This post was written by Kagami. Thanks to DAO Masters contributors David Burt, Andi Schuster, and Maryam for their research, as well as Nelson for their edits and revisions!
Bounty programs unlock the power of decentralized work for DAOs. Bounties are tasks and projects that a DAO shares with its contributors and community to complete. These tasks may range from document translations and meeting notes to building products on top of Layer 2 chains like Optimism and Polygon.
DAOs are discovering how bounty programs may empower current and potential contributors to engage, organize, and complete value-added tasks. While there is no set template for developing an effective bounty program, many DAOs are experimenting with different types of bounties, structures, and platforms.
There are three broad types of bounties that are used in most bounty programs–DAO-created, contributor-driven, and sponsored. Bounty programs may use a combination of these three types to accomplish their specific goals.
A guild or team within a DAO will create bounties for certain tasks and projects. In this hands-on approach, teams spend the time to scope out the project, develop the vision and goals, and screen contributors to determine fit. This may also require a DAO to appoint members that oversee and manage the entire bounty process.
At Raid Guild, account managers manage bounties. They are experienced stewards who articulate the vision and goals of the project, assess contributor-bounty fit, and create a positive onboarding experience. Aragon uses a similar framework for some bounties through a one-on-one screening process to evaluate contributor-bounty fit.
Decentralization creates opportunities for contributors to take the initiative to propose projects that may add value to a DAO. Some DAOs such as Bankless and Forefront share open-ended bounties around specific areas of interest for contributors to craft proposals. Members review and vote to fund specific proposals that meet the criteria of these open-ended bounties.
Bankless and Forefront generate quality content through contributor-driven bounties. They use an open-ended call for content where contributors can write and submit articles. These articles are reviewed and compensated by members of each DAO.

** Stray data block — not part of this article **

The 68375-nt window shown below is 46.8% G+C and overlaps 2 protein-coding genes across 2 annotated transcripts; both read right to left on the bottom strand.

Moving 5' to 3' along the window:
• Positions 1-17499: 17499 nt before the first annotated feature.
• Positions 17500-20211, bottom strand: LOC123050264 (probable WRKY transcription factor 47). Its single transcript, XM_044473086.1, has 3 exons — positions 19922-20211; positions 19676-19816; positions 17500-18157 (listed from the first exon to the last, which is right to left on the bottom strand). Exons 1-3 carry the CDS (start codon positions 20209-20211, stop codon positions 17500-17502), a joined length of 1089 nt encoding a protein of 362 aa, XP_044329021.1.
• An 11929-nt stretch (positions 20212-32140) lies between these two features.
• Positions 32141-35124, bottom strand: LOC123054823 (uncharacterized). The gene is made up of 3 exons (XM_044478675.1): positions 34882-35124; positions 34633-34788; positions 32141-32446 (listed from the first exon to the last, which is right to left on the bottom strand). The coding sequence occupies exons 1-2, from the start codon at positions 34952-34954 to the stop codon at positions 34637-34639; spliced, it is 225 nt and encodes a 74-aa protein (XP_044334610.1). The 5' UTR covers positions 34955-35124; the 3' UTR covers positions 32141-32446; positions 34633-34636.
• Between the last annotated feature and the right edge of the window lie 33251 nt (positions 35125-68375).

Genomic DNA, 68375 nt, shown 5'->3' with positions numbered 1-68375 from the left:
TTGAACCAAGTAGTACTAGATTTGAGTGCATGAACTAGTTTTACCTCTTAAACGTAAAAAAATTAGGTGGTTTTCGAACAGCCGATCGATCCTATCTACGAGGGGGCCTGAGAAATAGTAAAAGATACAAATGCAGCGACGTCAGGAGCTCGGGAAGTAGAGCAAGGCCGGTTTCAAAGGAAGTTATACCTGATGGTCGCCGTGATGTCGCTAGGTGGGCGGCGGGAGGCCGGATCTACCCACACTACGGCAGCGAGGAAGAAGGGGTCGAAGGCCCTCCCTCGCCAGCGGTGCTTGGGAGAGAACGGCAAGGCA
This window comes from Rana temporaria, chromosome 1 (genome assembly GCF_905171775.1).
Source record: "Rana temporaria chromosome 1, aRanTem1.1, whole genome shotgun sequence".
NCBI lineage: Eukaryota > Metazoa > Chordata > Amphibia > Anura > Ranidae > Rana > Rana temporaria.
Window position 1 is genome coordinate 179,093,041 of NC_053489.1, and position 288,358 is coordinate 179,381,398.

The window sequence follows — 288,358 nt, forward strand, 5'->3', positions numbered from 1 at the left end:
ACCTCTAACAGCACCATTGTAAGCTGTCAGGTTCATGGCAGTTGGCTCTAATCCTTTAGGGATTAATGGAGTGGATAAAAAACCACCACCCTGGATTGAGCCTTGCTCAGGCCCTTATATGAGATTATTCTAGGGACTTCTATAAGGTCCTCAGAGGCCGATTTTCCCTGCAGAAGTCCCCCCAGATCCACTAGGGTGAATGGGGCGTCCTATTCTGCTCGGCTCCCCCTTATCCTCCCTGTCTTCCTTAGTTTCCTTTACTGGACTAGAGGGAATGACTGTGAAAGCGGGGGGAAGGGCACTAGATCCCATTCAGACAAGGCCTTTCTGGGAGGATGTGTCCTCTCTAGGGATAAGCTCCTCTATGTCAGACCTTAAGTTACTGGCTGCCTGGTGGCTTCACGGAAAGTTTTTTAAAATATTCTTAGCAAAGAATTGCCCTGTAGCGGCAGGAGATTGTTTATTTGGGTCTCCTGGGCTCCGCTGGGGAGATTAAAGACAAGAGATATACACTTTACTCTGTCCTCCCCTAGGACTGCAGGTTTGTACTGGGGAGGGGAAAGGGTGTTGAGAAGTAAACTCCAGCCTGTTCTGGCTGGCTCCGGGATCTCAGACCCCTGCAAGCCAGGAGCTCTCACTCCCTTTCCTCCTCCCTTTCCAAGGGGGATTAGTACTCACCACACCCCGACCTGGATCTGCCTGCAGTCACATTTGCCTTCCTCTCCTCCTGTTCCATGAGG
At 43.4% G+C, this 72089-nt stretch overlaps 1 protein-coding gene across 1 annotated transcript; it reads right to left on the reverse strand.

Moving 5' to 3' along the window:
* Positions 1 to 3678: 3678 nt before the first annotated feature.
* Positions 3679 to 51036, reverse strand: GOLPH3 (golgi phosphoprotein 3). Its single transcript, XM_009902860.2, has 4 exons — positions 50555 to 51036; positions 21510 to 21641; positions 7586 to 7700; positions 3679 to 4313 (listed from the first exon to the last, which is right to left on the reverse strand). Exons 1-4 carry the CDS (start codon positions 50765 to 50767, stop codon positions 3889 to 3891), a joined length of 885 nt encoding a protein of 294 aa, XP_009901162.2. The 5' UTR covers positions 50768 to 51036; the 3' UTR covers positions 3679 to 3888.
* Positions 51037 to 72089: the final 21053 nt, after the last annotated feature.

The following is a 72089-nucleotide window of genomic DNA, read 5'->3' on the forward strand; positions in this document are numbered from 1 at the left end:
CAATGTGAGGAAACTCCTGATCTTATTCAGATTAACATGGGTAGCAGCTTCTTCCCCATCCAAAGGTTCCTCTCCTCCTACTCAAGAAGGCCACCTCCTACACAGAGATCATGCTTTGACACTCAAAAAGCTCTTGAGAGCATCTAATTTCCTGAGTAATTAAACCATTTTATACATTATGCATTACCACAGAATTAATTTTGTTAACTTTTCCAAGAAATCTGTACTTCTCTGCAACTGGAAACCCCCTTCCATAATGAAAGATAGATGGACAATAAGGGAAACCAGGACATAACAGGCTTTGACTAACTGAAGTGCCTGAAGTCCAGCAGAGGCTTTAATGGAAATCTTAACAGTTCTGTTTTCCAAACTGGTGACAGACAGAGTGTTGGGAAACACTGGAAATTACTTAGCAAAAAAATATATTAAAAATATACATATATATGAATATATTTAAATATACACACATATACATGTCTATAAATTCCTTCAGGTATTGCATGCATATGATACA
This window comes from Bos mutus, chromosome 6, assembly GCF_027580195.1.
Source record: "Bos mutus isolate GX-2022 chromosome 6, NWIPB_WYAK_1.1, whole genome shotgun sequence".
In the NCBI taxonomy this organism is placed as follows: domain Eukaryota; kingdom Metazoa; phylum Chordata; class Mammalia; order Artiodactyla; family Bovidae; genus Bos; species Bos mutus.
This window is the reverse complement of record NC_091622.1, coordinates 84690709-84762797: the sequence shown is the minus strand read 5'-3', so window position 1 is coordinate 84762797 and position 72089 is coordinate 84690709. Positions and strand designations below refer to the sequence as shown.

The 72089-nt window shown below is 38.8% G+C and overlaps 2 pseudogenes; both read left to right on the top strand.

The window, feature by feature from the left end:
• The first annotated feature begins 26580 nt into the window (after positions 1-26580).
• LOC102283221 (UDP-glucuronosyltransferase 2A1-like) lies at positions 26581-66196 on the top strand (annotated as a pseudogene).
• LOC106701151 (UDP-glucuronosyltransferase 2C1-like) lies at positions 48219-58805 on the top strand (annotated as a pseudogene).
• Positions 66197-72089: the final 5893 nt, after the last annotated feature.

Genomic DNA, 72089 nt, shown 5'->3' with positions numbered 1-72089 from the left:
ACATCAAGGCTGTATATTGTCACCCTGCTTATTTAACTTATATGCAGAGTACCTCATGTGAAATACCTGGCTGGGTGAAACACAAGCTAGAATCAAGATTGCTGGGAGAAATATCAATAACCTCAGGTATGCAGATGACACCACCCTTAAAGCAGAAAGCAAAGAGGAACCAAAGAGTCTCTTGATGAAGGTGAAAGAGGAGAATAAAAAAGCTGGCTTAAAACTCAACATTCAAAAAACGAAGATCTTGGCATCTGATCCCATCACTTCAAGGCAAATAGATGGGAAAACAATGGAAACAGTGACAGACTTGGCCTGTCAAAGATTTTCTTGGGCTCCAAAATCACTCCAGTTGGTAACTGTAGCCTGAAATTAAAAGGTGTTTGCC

Hackathons gather talented individuals and teams around large bounties that web3 companies and protocols sponsor. In many cases, companies will pool resources to incentivize teams to organize over a set period of time to compete for a bounty. These bounties serve as a way to draw developers to build on top of emerging protocols and services.
Gitcoin produces two types of hackathons–open and exclusive. In open hackathons, the Gitcoin event team reaches out to sponsors to fund bounties and the production of the event. For exclusive hackathons, web3 companies approach the Gitcoin event team to produce a hackathon. In both cases, Gitcoin develops the narrative, bounties, and prizes for the hackathon and promotes it to their network of over 30,000 developers.
Bounties vary in scope, skill, and compensation. Many DAOs develop different levels of access for specific bounties depending on the requirements. Some bounties will require express approval to complete from the DAO (permissioned) while other bounties require no approval to complete (permissionless).
Permission bounties create a low barrier to entry for potential contributors to a DAO. These allow people to signal interest by completing small bounties that provide value to the DAO in exchange for compensation. Permissionless bounties require no prior approval from the DAO and may include day-to-day tasks such as taking meeting notes, translating pages, and completing minor pull requests.
Juicebox and Aragon use permissionless bounties for day-to-day tasks like taking meeting notes and translating pages. DAOhaus also has a permissionless GitHub filled with issues that new contributors can tackle.
Permissioning enables DAOs to add a layer of security for bounties with more complexity and larger compensation. In many cases, these bounties are completed by current DAO members that have an established track record. Token-gating is a common technique to gate permissioned bounties by requiring specific tokens and Discord roles.